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AP Rawls
The Dark Tetrad
AP Rawls, author

Adult; Mystery/Thriller; (Publish)

In this action-packed Kori Briggs debut novel, Kori is on the trail of a madman who has managed to steal a hundred pounds of uranium and, with the help of an equally twisted Russian scientist, is intent on detonating a nuclear bomb somewhere in the world. But when and where? It's a vicarious thrill ride as Kori follows clues from Washington, DC to New York City, Russia, Israel, and finally, Paris, the “City of Lights.”
A team of elite agents battles a mad genius in this lively feminist take on the international spy thriller subgenre. Kori Briggs works for the mysterious "Rampart" agency, which comes up against an opponent that has succeeded in building a nuclear bomb. Briggs must race to uncover her target, as well as a possible traitor in their midst, as she pairs up with her Russian counterpart Anya Kovalev on a globe-crossing adventure that moves from Tel Aviv, to Paris, and more. Meanwhile, she has to manage a romantic relationship—and an overly solicitous mother who thinks her daughter is a business executive.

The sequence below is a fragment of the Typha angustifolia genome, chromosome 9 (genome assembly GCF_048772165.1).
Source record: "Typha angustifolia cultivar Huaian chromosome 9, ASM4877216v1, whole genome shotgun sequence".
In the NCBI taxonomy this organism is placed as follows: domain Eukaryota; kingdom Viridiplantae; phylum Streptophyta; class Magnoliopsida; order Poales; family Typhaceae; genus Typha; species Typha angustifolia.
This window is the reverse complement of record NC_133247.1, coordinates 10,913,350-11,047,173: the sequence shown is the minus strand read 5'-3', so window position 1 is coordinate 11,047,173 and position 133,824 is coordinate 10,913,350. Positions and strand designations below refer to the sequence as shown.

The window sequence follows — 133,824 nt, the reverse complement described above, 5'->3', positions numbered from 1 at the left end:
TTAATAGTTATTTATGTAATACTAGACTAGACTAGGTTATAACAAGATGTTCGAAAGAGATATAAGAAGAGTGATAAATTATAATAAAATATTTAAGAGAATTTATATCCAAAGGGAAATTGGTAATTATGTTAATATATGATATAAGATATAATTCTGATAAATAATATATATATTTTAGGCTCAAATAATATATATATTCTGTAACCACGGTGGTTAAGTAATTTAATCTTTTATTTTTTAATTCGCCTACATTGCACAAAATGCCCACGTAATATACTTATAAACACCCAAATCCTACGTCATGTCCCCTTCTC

Rawls keeps the plot briskly moving with neatly choreographed action scenes, from physical fights to airborne warfare. There's little gratuitous violence, and the tone is lightly humorous: a subplot finds a pair of semi-competent CIA agents stumbling onto Rampart's activities, and Briggs's colleagues find an amusing way to misdirect them. Rawls crafts running jokes about the donuts at Rampart staff meeting and how Briggs's fellow agents assume Kovalev, a woman, must be a man. Occasionally, some plot points strain credulity or edge toward the stereotypical, but the story zips along with no lulls.

Best of all are the characters, more three-dimensional than usually found in spy thrillers. Especially vivid is Briggs herself, a refreshingly modern feminine take on James Bond. She enjoys the casual relationships that have long been the prerogative of male action heroes and even finds time for flirtations in the middle of her investigations, while she and Anya humorously discuss how hard it is to keep a boyfriend without revealing their double life as super spies. And she always has time to soothe her worried mother, with increasingly elaborate lies explaining why she can't talk right now, even while she's saving the world from a nuclear holocaust. The always engaging Briggs paired with the lean plot will grab readers and keep them looking forward to further adventures.

Takeaway: Fans of spy actioners will revel in this swift-moving adventure and its delightful heroine.

Great for fans of: Stella Rimington, Ian Fleming, Rosalie Knecht’s Who is Laura Kelly?.

Production grades
Cover: A
Design and typography: A-
Illustrations: N/A
Editing: A-
Marketing copy: A-